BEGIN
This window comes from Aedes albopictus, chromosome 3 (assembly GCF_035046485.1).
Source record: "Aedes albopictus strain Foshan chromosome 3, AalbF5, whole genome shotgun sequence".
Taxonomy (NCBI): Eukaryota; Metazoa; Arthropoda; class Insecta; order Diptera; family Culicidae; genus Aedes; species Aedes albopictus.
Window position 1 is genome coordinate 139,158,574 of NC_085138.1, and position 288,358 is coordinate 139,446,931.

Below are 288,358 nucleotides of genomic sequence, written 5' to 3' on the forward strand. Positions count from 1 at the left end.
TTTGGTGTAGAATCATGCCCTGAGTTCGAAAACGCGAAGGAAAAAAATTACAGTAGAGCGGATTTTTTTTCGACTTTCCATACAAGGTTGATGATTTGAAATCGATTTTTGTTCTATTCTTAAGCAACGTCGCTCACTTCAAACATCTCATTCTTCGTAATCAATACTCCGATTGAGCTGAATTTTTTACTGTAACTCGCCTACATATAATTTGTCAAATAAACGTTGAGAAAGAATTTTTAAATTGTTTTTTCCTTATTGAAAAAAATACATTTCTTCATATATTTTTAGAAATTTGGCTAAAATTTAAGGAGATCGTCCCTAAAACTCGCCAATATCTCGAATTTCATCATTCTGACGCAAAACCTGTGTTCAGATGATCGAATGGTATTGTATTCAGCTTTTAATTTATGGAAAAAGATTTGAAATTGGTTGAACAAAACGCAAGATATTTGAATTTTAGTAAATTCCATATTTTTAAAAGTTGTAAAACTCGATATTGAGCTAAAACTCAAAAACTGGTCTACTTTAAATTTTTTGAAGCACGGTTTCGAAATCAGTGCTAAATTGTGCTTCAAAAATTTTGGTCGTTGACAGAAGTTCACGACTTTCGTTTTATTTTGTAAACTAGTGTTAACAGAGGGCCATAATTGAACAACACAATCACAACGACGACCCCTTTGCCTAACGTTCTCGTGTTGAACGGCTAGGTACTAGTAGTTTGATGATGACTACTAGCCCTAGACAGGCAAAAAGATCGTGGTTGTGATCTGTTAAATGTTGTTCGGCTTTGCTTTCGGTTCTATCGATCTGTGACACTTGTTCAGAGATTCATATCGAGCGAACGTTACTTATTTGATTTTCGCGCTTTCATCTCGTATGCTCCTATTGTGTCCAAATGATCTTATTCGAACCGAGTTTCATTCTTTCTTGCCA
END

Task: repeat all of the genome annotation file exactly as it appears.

This window comes from Aedes albopictus, chromosome 3 (assembly GCF_035046485.1).
Source record: "Aedes albopictus strain Foshan chromosome 3, AalbF5, whole genome shotgun sequence".
Taxonomy (NCBI): Eukaryota; Metazoa; Arthropoda; class Insecta; order Diptera; family Culicidae; genus Aedes; species Aedes albopictus.
Window position 1 is genome coordinate 139,158,574 of NC_085138.1, and position 288,358 is coordinate 139,446,931.

Below are 288,358 nucleotides of genomic sequence, written 5' to 3' on the forward strand. Positions count from 1 at the left end.
TTTGGTGTAGAATCATGCCCTGAGTTCGAAAACGCGAAGGAAAAAAATTACAGTAGAGCGGATTTTTTTTCGACTTTCCATACAAGGTTGATGATTTGAAATCGATTTTTGTTCTATTCTTAAGCAACGTCGCTCACTTCAAACATCTCATTCTTCGTAATCAATACTCCGATTGAGCTGAATTTTTTACTGTAACTCGCCTACATATAATTTGTCAAATAAACGTTGAGAAAGAATTTTTAAATTGTTTTTTCCTTATTGAAAAAAATACATTTCTTCATATATTTTTAGAAATTTGGCTAAAATTTAAGGAGATCGTCCCTAAAACTCGCCAATATCTCGAATTTCATCATTCTGACGCAAAACCTGTGTTCAGATGATCGAATGGTATTGTATTCAGCTTTTAATTTATGGAAAAAGATTTGAAATTGGTTGAACAAAACGCAAGATATTTGAATTTTAGTAAATTCCATATTTTTAAAAGTTGTAAAACTCGATATTGAGCTAAAACTCAAAAACTGGTCTACTTTAAATTTTTTGAAGCACGGTTTCGAAATCAGTGCTAAATTGTGCTTCAAAAATTTTGGTCGTTGACAGAAGTTCACGACTTTCGTTTTATTTTGTAAACTAGTGTTAACAGAGGGCCATAATTGAACAACACAATCACAACGACGACCCCTTTGCCTAACGTTCTCGTGTTGAACGGCTAGGTACTAGTAGTTTGATGATGACTACTAGCCCTAGACAGGCAAAAAGATCGTGGTTGTGATCTGTTAAATGTTGTTCGGCTTTGCTTTCGGTTCTATCGATCTGTGACACTTGTTCAGAGATTCATATCGAGCGAACGTTACTTATTTGATTTTCGCGCTTTCATCTCGTATGCTCCTATTGTGTCCAAATGATCTTATTCGAACCGAGTTTCATTCTTTCTTGCCA